Looking at schooling differently – re-thinking the transition at 13+Posted on 5th Apr 2016 in School News, Prep Schools Guide, Curriculum
Andrew Marshall-Taylor, Headmaster of Monkton Prep School, says that by reducing its Common Entrance timetable, the school has created a dynamic curriculum that allows pupils to thrive academically, socially and emotionally...
Over-testing, hothousing, extra tutoring: these are all themes which appear with alarming regularity in the media nowadays. For some time, the Common Entrance exam has been under fire as an overly pressurised and outdated way of gaining entry to independent senior schools.
Criticism often focuses on the fact that 12 and 13-year-olds are having to go through a rigorous regime of past papers and preparation when time could be better spent developing a love of learning and acquiring the necessary educational skills and tools that will enable them to flourish when they make the transition to the senior school environment.
At Monkton Prep School, it was over five years ago that we started to recognise that whilst our Year 7 and 8 pupils were achieving very good grades at Common Entrance, they weren’t necessarily developing their ability to learn well independently or in a group context. We wanted our pupils to really embrace this phase of their life, to feel the satisfaction and sense of achievement that comes from growing as an independent learner. We wanted pupils to be both inspired and challenged in equal measure rather than subject them to the pressures and stresses that Common Entrance in all subjects inevitably brings.
Out of this realisation a new Year 7 and 8 curriculum at Monkton Prep was born. Our aim was to create a Sixth Form environment for the oldest pupils in the school in which they would be able to thrive on all levels - academically, socially and emotionally. Academic rigour wouldn’t fall by the wayside; we envisaged it as the natural by-product of guiding pupils in how to be reflective, resilient enquirers who could communicate their ideas and come up with original, creative solutions to tricky problems. Equally important for us was to provide opportunities for learning, both within the curriculum and as part of our extracurricular offering.
The Common Entrance subjects to be examined were reduced to a core group: English, maths, science, French and Latin. In geography, history and religious studies, the exam was replaced by an extended project. Across the three subjects pupils would have to do at least one extended written project and one oral presentation. These three subjects would then be assessed using a skills matrix, adapted from the International Baccalaureate model of skills and knowledge acquisition.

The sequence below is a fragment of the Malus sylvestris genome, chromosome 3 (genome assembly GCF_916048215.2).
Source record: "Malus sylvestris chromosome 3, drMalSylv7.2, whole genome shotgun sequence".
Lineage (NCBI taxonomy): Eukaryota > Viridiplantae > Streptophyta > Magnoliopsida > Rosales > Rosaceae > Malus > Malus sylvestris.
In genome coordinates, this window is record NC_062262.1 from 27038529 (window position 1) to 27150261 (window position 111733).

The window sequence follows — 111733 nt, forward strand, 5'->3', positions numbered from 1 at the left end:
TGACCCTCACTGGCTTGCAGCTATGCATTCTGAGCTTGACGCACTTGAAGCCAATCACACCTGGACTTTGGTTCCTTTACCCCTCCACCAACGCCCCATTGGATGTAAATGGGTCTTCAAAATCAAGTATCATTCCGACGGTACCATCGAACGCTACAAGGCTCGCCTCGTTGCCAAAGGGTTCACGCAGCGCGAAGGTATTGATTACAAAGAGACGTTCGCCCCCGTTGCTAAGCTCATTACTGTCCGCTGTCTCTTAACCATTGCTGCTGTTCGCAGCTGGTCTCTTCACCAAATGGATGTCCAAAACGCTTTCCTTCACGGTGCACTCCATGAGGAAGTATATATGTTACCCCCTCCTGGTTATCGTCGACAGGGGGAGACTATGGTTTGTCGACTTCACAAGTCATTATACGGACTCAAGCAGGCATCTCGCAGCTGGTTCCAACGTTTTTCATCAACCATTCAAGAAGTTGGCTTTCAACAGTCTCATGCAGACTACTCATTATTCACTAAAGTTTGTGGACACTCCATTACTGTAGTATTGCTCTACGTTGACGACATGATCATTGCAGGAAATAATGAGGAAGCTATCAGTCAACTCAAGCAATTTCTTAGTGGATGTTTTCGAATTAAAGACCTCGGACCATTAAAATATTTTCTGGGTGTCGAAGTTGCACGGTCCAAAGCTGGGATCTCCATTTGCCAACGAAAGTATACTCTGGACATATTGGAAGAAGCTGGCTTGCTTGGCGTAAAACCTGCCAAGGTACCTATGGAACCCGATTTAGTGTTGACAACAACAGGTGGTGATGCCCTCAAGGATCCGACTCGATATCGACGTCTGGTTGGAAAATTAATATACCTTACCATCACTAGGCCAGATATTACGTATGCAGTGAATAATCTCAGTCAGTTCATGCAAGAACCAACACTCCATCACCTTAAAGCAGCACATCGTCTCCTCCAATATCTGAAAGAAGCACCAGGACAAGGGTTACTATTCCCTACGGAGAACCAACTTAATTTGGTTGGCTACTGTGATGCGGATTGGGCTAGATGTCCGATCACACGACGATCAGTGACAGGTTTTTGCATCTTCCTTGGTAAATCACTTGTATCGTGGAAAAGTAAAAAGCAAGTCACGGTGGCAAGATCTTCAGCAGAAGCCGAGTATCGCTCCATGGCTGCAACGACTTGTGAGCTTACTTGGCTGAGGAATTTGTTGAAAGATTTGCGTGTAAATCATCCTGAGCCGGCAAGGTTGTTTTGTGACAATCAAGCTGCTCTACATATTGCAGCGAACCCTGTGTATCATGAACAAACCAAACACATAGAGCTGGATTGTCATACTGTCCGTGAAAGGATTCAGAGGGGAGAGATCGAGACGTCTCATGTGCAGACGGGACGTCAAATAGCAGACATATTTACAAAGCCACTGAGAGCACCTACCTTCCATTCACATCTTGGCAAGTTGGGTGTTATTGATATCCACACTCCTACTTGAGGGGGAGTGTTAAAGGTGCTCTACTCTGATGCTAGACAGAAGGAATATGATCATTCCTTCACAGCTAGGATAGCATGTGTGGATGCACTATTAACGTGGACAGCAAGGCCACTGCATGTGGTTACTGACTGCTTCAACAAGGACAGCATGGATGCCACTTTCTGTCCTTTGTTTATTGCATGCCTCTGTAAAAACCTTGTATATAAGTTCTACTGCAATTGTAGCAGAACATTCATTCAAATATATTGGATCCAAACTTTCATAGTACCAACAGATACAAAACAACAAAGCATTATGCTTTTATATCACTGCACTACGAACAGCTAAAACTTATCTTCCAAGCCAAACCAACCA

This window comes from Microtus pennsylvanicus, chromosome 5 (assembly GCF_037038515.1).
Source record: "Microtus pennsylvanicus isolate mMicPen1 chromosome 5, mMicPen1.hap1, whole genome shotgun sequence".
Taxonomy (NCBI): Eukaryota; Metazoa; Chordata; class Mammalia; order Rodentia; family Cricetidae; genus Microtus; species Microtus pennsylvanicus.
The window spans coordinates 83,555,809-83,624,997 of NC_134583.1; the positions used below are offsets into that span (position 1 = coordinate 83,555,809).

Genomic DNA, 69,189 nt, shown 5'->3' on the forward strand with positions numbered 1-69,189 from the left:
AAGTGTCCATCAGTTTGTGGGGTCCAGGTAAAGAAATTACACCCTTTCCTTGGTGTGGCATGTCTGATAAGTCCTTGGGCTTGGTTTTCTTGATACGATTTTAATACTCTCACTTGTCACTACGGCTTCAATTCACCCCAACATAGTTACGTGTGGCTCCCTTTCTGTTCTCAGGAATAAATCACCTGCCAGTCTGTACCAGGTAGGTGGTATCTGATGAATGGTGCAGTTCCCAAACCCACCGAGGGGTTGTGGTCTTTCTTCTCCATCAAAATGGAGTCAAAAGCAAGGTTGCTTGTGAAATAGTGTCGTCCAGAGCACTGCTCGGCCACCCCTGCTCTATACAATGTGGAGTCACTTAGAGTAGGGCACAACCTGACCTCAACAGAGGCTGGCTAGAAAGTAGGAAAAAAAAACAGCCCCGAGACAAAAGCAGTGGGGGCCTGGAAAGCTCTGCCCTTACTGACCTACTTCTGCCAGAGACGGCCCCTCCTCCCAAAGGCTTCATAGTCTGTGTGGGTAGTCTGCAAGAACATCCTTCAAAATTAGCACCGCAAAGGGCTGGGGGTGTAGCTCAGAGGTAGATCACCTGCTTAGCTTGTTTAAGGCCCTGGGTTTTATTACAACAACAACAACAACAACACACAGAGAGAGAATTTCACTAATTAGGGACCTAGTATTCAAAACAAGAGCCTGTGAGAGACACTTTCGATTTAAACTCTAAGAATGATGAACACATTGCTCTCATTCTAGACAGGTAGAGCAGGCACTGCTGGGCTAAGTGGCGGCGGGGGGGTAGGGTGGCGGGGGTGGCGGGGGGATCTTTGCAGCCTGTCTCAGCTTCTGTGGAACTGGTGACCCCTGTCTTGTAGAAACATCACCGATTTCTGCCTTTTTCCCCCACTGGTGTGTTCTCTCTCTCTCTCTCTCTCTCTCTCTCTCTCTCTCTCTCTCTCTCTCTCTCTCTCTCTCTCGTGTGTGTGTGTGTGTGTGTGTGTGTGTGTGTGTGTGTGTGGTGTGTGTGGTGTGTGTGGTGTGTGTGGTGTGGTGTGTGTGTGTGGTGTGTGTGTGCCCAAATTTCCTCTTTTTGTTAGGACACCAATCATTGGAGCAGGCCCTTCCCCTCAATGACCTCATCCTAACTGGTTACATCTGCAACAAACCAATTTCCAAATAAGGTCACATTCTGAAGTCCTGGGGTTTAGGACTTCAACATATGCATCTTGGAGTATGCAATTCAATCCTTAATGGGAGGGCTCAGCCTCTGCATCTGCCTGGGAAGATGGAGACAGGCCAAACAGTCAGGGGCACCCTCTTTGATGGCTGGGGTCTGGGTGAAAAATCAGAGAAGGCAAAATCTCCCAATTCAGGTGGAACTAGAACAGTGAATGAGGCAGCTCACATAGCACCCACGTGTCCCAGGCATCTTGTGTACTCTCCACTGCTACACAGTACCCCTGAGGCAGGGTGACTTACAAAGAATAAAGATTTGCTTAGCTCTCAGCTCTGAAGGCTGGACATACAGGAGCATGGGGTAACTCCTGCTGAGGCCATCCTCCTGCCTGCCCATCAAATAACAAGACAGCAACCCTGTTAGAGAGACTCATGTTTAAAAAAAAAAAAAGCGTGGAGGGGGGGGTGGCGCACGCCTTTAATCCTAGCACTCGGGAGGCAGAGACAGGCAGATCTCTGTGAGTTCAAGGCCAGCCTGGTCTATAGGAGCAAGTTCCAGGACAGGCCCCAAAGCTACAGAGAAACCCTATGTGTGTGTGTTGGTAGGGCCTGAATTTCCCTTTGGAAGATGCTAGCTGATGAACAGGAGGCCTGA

Art, design and technology and music were kept alongside these core subjects but new subjects were also added. On a carousel basis, our pupils have been introduced to Mandarin, thinking skills, current affairs, performing arts and outdoor education. We have also added in study periods so that pupils begin to learn how to manage their own work effectively and independently. A teacher is always on hand during these periods to advise and to guide if need be.
Underpinning it all has been the emphasis on learning to lead, to coach, to take responsibility and to make a contribution to the community. Our pupils have had training seminars on all of these and it is fantastic to see the way they engage with our younger pupils as they coach and mentor throughout the school. When they team up with the younger pupils, it is more than just a friendly conversation – the pupils learn to listen well, to guide and give encouragement and to pass on any concerns to staff if these arise and they feel it is necessary. The Year 7 and 8 pupils have responded well to being given these new challenges. Whether it is leading discussions on the school and eco councils, planning and running a whole school fete, being involved in the interview processes for new staff or acting as ambassadors of the school as they meet parents and visitors, we are enormously proud of them as they grow in confidence and self-belief. We have found, too, that the increase in self-esteem translates into more confidence in the learning environment - the confidence to enquire, investigate, state opinions and try new things.
Reducing our Common Entrance timetable has opened up the way to a more creative and dynamic curriculum. It is has been a very welcome change amongst the pupils, the staff and the parents. And, with a yearly average of over 20 of our pupils winning scholarships to top independent schools, it seems that senior schools like it too!
For more information about Monkton Prep School, see their School Search profile.